Pre-trained models(VGG, InceptionV3, Mobilenet)are extremely useful when they are suitable for the task at hand, but they are often not optimized for the specific dataset users are tackling. As an example, InceptionV3 is a model optimized for image classification on a broad set of 1000 categories, but our domain might be dog breed classification. A commonly used technique in deep learning is transfer learning, which adapts a model trained for a similar task to the task at hand. Compared with training a new model from ground-up, transfer learning requires substantially less data and resources.

Example: Might be funny , but yeah! if you learn to bicycle then its easy to ride a bike with the knowledge or learning of features like balancing, handling, brakes.

A Few images that tells you what Transfer learning is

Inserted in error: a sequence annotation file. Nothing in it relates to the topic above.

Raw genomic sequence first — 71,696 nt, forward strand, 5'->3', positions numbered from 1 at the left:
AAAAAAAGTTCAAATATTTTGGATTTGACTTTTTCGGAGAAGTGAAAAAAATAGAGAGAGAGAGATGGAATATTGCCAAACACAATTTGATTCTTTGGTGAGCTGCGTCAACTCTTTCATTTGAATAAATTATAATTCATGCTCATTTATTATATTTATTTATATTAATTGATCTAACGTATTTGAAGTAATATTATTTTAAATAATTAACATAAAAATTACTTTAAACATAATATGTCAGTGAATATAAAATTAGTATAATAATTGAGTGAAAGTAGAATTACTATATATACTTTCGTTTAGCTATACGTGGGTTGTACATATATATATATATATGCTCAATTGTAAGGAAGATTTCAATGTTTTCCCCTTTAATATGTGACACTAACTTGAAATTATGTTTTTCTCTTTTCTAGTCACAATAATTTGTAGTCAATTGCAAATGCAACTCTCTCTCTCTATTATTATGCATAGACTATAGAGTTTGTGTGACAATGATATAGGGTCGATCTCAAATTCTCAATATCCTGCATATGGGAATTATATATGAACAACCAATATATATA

img1 img2

Several pre-trained models used in transfer learning are based on large convolutional neural networks (CNN).

With transfer learning, you use the early and middle layers and only re-train the latter layers.


Typical CNN:

A Typical CNN consists of 2 important parts(look above figure):

  1. Convolutional base/Feature learning(Conv+Relu+Pooling)
  2. Classifier/Classification(Fully connected layer)
  3. Convolutional base , which is composed by a stack of convolutional and pooling layers. The main goal of the convolutional base is to generate features from the image such as Edges/lines/curves in earlier layers and shapes in middle layers.